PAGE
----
The collapse of the FTX empire easily stands out as one of the most gruesome events in the crypto world of all time. And although the dust is yet to settle, there is already a lot to unpack. For one, the ongoing crisis underscores the risks of participating in the crypto market. Specifically, it brings to the fore the prevalence of something known as counterparty risk in the crypto space and how there is little or no regulatory protection against it. In this article, we’ll explore counterparty risk in the digital asset space and why it remains one of the biggest threats to crypto holders.
Counterparty risk explained
Counterparty risk is the possibility that one of the parties involved in a transaction might fail to fulfill its end of the bargain, thereby causing the other party to incur losses. This type of risk is prevalent in credit, investment and trading-based transactions as they all require some level of trust that counterparties will fulfill their contractual obligation.
Simply, counterparty risk is a measure of how likely one of the parties is to default on their side of the bargain and how big the damage is if they do.
Does counterparty risk exist in crypto?
Interestingly, the concept that birthed Bitcoin stemmed from the need to eliminate counterparty risk when transacting.
Satoshi Nakamoto, in the Bitcoin whitepaper published 14 years ago, explained that eliminating intermediaries was the ideal solution to the weaknesses of trust-based payment models. To achieve this, Satoshi introduced a peer-to-peer network anchored by trustless cryptographic proof that entails users to transact directly without requiring third parties. Notably, this model eliminates the need for centralized entities. As such, the parties know for a certainty that transactions, thanks to the Bitcoin network, either finalize or never occur – there are no in-betweens. This model birthed the decentralization mantra that has since become one of the bedrocks of cryptocurrency.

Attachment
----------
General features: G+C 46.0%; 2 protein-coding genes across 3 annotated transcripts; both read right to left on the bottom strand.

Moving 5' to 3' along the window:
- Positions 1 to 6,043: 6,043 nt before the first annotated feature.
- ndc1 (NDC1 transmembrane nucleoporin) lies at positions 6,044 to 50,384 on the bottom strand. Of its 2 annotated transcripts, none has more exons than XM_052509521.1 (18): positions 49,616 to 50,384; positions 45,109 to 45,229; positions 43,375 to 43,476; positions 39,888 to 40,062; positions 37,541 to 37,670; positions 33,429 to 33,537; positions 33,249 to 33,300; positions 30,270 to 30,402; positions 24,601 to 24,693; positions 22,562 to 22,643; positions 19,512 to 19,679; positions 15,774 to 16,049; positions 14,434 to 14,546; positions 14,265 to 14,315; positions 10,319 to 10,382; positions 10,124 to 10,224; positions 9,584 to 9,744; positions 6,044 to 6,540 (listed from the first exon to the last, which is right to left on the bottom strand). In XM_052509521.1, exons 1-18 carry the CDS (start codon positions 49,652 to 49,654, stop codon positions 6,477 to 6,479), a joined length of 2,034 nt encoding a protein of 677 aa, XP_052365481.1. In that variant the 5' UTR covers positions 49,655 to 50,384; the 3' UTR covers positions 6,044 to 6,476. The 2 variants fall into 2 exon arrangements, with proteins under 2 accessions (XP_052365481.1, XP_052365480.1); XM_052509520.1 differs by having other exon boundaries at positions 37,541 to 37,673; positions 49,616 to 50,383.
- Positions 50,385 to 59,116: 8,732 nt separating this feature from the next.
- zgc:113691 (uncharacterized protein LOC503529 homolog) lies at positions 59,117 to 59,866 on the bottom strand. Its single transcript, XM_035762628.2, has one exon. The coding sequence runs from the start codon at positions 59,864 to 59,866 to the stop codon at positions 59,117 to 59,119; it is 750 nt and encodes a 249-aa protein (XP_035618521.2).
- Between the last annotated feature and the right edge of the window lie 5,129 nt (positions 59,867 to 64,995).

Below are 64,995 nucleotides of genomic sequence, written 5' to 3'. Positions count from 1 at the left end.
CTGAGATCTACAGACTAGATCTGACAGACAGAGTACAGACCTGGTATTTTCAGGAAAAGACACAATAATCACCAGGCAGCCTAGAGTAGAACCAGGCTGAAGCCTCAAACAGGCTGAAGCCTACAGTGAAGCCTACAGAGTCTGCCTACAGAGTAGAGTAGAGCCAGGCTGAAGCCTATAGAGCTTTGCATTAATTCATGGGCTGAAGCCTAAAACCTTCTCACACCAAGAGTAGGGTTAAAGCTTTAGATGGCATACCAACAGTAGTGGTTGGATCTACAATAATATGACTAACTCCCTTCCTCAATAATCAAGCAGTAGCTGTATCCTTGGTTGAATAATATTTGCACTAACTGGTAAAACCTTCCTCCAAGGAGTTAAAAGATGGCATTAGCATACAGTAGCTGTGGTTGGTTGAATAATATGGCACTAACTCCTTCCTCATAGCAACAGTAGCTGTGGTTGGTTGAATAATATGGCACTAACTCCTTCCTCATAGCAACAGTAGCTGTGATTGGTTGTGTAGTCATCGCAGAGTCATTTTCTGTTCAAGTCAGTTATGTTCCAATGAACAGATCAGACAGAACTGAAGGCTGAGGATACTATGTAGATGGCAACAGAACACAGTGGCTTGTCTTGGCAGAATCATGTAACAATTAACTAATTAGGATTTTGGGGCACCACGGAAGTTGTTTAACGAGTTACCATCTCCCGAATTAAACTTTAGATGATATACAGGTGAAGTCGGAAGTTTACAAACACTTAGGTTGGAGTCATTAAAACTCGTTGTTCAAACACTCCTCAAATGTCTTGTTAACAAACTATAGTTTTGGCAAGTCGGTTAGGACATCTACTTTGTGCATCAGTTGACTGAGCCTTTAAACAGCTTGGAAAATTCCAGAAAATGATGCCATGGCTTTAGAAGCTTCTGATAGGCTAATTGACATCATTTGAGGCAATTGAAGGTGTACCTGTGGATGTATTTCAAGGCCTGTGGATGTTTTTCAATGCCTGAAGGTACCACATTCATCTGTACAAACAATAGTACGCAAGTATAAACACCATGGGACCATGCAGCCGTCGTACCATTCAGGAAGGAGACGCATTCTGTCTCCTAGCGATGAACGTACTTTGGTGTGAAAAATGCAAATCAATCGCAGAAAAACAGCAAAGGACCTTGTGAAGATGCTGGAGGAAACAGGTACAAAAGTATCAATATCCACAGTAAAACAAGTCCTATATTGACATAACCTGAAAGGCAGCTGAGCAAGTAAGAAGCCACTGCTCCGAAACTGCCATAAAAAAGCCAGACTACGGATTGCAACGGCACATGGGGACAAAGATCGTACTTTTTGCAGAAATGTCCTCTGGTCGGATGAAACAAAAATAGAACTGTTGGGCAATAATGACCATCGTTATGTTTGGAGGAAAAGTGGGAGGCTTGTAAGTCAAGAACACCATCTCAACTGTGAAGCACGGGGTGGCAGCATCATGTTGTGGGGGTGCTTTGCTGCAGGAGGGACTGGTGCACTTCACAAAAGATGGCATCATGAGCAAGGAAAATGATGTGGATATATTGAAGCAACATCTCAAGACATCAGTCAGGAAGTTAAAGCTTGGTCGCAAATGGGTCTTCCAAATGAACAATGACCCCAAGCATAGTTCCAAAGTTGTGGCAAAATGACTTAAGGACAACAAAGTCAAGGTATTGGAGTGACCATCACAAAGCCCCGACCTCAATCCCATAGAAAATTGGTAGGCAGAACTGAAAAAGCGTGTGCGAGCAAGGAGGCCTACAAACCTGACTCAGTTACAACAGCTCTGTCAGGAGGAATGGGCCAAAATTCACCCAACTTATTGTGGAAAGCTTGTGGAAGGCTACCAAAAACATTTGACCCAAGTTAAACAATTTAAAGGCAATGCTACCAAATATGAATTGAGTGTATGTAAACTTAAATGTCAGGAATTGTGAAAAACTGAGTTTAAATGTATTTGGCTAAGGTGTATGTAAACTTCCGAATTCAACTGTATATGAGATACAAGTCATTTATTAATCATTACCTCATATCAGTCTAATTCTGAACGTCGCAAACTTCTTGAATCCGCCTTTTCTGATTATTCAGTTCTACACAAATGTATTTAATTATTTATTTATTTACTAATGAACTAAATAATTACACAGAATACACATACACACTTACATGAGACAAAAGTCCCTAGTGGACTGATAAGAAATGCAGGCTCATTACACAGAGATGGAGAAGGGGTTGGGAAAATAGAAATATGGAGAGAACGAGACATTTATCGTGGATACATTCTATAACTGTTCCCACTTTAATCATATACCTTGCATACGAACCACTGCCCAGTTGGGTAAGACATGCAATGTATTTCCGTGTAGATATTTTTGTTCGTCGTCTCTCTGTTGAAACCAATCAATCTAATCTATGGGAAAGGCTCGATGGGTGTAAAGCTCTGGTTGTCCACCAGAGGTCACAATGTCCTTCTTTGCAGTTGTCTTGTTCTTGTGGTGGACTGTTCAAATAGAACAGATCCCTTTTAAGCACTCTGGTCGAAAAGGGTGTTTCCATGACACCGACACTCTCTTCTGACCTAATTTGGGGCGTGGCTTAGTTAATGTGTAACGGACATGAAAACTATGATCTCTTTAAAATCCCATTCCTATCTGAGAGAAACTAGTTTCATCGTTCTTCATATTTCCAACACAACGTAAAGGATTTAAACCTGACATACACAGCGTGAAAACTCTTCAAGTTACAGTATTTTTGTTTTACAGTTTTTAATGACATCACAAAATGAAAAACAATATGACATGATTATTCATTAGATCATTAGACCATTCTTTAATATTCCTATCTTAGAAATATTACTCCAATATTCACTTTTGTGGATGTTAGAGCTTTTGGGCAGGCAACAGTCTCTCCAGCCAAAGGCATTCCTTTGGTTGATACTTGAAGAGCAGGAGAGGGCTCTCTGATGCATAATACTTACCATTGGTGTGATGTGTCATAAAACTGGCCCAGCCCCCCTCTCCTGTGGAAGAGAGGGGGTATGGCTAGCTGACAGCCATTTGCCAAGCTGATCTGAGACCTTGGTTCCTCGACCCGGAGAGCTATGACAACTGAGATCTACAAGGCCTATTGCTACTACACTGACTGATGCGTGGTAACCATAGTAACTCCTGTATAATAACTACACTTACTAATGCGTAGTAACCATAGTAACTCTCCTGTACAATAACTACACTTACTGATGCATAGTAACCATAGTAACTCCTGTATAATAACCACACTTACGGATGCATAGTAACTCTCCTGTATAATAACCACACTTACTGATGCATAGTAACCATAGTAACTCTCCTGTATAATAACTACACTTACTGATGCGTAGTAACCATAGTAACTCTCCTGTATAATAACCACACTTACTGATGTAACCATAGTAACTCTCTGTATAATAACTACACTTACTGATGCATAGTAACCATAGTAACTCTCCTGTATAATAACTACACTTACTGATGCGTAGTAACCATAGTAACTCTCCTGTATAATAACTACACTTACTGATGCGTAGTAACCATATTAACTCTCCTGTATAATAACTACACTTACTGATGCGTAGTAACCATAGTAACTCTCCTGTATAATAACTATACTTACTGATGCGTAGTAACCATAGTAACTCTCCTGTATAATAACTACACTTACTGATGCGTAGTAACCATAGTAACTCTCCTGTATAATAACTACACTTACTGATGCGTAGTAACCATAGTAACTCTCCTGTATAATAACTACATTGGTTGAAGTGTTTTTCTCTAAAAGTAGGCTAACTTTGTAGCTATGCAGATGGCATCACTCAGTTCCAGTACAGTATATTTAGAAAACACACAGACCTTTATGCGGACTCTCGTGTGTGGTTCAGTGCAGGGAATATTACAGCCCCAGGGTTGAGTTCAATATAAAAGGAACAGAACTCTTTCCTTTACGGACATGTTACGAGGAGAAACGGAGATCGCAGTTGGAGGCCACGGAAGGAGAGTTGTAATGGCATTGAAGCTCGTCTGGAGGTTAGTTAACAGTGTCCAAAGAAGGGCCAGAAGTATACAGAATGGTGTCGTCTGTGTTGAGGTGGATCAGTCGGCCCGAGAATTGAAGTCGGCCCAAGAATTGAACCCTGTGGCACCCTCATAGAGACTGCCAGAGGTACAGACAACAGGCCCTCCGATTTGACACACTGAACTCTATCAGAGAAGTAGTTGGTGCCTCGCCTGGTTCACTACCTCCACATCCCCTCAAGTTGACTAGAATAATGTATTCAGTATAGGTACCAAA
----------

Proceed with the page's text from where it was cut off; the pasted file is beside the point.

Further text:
However, the trust-based model has found its way into the heart of the crypto market. You could even argue that the present crypto realm was built on the back of centralized crypto companies. Notably, decentralized exchanges account for just 18.2% of all spot-trading volume, according to research carried out by Citigroup. This means that centralized exchanges, which operate intermediate processes for executing trades, storing coins and initiating transactions, account for the remaining 82.8% of spot-trading volume.
Apart from crypto exchanges, the other services that are susceptible to counterparty risks include crypto lending platforms, custodial wallet providers, crypto card services and centralized stablecoins.
In the case of centralized stablecoins, the issuer needs to collateralize stablecoins by holding the underlying asset. By holding sufficient collateral, the issuer is able to maintain price stability. For instance, companies issuing U.S. dollar-pegged coins need to hold an appropriate amount of US dollars to collateralize their digital assets.
In essence, the crypto economy is not immune to the problems inherent in the trust-based transactional model Satoshi warned us about 14 years ago. For what it’s worth, the trust-based model remains central to the success of cryptocurrency and, judging by the events of the past few weeks, also its potential downfall. Having centralized entities control a significant share of the crypto market ultimately exposes crypto users to counterparty risks.